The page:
Incorporating Content-Enhancement Strategies


Teachers will learn about and incorporate Content Enhancement Strategies into their classrooms


  • Teachers will be able to identify Content Enhancement strategies
  • Teachers will actively discuss the advantages of using Content Enhancement strategies
  • Teachers will learn how to effectively implement Content Enhancement strategies in their classroom


Content Enhancement strategies have been proven to help students with learning disabilities along with students who are considered academically at risk. The importance of teachers exploring Content Enhancement Strategies is based in the need to help students with disabilities and at risk students succeed in the classroom. More specifically, these strategies effectively help students learn concepts that may appear to be abstract or difficult to grasp. These strategies can be used to reach learners who otherwise may not be able to access the material presented. Content Enhancement strategies can be considered tools in an educators tool bag.
The strategies are effective because they help bridge the gap between abstract concepts and concrete examples. For example, the Framing Routine provides concrete examples of abstract ideas, allowing students with disabilities to grasp difficult concepts in a tangible way. This can be very beneficial for students with disabilities. Also, the strategies are rooted in traditional educational practices such as activating prior knowledge and comparison and contrast. The routines can contribute to the success of students with disabilities in the classroom and on formal assessments.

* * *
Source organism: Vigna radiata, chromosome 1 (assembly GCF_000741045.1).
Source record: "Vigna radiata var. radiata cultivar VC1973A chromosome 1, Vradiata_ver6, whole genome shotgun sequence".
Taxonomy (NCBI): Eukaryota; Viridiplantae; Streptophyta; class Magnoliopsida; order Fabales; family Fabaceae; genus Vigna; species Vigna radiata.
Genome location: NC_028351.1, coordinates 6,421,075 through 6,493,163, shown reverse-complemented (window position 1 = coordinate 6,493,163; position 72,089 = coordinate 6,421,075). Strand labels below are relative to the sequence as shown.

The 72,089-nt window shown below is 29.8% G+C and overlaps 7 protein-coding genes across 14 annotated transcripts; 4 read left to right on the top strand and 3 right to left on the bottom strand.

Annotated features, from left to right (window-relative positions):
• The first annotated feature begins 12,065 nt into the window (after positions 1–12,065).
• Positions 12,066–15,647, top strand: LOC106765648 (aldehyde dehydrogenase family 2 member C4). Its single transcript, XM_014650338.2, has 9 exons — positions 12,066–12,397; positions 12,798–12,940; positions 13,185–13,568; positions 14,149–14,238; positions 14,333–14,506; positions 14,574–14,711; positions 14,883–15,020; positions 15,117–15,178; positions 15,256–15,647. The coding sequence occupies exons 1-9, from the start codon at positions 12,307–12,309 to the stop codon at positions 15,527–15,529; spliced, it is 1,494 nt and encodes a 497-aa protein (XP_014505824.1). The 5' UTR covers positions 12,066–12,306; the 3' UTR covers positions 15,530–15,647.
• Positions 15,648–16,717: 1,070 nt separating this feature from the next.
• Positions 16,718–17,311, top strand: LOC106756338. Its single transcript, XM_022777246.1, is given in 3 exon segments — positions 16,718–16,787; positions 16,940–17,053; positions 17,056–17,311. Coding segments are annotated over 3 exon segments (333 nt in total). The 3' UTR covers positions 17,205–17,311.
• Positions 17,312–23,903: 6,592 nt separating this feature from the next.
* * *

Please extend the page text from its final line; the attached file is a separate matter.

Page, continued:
Social Studies can be a difficult subject considering there are many terms, dates, and events to remember. The Content Enhance Routines help students with disabilities identify, clarify, and organize big ideas, important events and important concepts. More specifically, the Clarifying Routine and the Recall Enhancement routine would be beneficial for recalling important events and also defining various terms and concepts such as specific laws and acts.


Whole Group Discussion: What difficulties does Social Studies pose for students with disabilities? What are some of the instructional patterns and common material associated with Social Studies that may pose problems for students with disabilities? I will write these two questions on the chart paper and write answers on the board. Teachers will be given time to discuss these questions at their table in small groups. I will then call on each group to give answers to the questions. I expect teachers to mention things such as the overwhelming amount of dates, terms, and events to remember. Also, the difficulty in deciding what facts are important enough to focus on and which are just considered details. Teachers should also mention that a lot of social studies instruction is based solely out of a textbook. Social studies traditionally does not involve diversity in the way it is taught and the materials used to teach it.